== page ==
With a number of graves in the Valley View Cemetery left with only a small grave marker, or for others nothing at all, the Sunnyside City Council discussed the possibility of a new regulation for markers.
In the cemetery there are little metal markers for some graves which have a small label on them notifying who the grave belongs to. The city council was looking at a possible regulation asking people to put some sort of marker on a grave, even if it is small.
City Recorder Polly Sanderson gave an example of a marker on a grave that was about 1 foot by 8 inches costing about $200. Councilman Tony Riffle questioned whether a majority of people in the city could afford that much for a grave marker.
"$200 is a lot of money for some people here," Riffle said.
One question that was posed during the discussion by Councilwoman Nola Porter asked how the ordinance could be enforced. With the number of graves left with a little marker and some with nothing, the council agreed that it is a difficult situation keeping track of where everyone in the cemetery is located.
There is a database for the cemetery, but it is not up to date, Sanderson said. Many markers in the cemetery have not yet been entered into the computer yet, she said.
Council members Porter and Riffle said that the records for the cemetery should be updated constantly and Riffle added that when looking at a map layout of the cemetery it should be known who is buried and where the grave is located. Sanderson said that nothing was done until 1993 to put anything on paper or in the computers.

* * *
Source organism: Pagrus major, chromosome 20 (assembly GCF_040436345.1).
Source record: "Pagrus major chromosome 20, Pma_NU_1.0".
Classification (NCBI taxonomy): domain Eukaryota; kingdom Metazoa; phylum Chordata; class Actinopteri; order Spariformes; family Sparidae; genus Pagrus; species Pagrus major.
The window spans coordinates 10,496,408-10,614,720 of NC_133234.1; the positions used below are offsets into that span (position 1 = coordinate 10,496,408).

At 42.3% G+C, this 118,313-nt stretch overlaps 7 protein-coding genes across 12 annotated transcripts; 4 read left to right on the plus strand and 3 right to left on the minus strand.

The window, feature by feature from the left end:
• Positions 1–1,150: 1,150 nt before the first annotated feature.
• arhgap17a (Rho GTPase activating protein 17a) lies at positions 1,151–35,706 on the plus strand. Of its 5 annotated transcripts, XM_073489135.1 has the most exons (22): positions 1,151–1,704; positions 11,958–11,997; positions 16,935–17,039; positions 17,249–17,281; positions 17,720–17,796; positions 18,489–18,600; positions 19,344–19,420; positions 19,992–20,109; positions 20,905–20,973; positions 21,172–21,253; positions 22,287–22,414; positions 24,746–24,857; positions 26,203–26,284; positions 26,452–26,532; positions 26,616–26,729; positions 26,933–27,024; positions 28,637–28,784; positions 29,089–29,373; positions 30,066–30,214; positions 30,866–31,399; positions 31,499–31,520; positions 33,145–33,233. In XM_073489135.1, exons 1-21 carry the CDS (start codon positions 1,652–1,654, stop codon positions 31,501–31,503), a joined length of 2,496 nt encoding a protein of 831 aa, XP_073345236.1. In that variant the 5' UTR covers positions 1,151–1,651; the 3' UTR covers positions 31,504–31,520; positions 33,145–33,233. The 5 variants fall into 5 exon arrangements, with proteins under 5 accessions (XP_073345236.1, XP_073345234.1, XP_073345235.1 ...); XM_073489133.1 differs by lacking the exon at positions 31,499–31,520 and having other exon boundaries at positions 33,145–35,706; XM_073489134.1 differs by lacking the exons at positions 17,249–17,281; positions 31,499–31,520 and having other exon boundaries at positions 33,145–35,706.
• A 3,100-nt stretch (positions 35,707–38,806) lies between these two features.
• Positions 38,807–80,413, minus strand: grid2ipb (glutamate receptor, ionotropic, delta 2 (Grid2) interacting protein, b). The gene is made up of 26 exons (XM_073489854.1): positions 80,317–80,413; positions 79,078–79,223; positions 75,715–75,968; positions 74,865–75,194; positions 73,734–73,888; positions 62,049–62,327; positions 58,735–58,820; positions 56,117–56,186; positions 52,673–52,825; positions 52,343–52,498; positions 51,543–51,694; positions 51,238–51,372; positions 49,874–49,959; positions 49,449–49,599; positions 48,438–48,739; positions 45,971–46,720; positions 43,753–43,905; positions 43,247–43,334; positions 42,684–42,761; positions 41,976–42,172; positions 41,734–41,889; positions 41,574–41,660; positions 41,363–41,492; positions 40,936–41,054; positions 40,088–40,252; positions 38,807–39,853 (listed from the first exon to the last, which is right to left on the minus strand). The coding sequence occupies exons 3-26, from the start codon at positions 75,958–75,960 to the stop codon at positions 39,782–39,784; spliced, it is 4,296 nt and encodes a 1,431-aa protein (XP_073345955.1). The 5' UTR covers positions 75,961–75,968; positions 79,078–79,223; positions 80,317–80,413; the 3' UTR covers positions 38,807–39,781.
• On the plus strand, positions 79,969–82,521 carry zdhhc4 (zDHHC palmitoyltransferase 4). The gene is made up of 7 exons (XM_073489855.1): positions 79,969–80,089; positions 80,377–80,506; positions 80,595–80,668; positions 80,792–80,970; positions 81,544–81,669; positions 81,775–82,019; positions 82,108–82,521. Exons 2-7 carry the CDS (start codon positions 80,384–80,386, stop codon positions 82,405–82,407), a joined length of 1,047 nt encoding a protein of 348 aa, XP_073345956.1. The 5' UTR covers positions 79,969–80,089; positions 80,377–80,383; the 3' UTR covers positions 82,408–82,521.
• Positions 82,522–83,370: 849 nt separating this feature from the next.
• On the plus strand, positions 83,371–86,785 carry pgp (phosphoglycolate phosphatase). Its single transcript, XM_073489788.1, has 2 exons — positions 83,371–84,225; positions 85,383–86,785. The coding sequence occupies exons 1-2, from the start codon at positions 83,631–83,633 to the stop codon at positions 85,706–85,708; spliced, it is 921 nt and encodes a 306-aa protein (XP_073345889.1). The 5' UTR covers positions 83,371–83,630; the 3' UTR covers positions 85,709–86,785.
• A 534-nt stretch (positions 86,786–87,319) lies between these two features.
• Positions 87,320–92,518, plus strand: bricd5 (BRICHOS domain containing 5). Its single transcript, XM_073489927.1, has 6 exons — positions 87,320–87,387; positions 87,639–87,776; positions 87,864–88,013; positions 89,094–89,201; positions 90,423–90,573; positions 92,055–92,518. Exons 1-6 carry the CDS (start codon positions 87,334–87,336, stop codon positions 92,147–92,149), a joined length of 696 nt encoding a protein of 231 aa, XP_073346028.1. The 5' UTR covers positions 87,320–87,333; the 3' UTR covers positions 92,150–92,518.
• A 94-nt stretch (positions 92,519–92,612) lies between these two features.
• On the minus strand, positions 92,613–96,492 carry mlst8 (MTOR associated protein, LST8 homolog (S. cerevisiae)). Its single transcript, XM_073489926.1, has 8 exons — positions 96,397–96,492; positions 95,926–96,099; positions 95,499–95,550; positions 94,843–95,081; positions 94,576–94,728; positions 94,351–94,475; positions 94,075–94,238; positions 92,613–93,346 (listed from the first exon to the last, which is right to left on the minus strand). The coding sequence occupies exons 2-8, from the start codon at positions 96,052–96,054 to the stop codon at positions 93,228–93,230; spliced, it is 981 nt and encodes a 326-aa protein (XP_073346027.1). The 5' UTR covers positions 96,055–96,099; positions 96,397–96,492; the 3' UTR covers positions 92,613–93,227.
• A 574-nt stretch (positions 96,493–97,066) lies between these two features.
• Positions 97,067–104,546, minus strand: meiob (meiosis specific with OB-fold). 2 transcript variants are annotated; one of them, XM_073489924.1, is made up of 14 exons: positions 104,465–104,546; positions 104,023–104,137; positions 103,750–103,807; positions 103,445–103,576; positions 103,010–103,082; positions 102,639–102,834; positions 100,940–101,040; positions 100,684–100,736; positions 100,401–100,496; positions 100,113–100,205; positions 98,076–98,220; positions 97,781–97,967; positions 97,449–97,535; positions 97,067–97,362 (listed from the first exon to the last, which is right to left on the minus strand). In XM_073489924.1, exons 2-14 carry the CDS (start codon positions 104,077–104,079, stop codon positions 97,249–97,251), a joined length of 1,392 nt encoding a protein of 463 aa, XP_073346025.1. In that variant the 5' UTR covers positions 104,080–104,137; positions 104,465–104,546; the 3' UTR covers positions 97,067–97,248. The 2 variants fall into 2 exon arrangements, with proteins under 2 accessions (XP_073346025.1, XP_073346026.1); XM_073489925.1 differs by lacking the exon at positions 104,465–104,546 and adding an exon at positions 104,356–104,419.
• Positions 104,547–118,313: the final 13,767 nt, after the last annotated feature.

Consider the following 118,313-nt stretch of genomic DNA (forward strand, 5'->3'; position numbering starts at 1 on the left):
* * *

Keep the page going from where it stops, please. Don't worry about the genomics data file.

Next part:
There are some places in the cemetery that don't have markers on them at all and another issue is what type of marker would be suggested for families to purchase. Because the city maintenance crew wants to clean, mow the grass and maintain the cemetery, a suggestion is for the type of marker to be flat so it doesn't create a problem. Parts of the cemetery are in question, so much so that there is no digging done in those areas because there is no idea whether or not anything, or anyone, is there already.
The council discussed having a new section of the cemetery be full with flatstone markers only.
Councilman Kelly Maynes suggested that the city council look into other cities who take care of cemeteries and see what their ordinances are before moving forward with one for Sunnyside.
The city council also discussed the Community Impact Board priority list for 2011 with short, medium and long term items.
The complete list that Sunnyside will turn in needs to be finished and sent in by Nov. 1, so that projects for each county can be prioritized at the Association of Local Government meetings. The AOG meeting would then take place in the first week of November with the priority list going on the commission agenda shortly after that.
Currently Sunnyside has nothing on their priority list. The sewer outfall line project is one that will be added, although it may be labeled as a emergency project.
Some of the projects discussed by the council included the sewer outfall line, fixing up the tennis courts, new ambulance and fire truck, purchasing land for the cemetery, a possible water spray park for children and more.
With a month left before the deadline, Councilwoman Shari Madrid suggested that the council give the priority list some thought and come up with a set list for the next city council meeting on Oct. 19.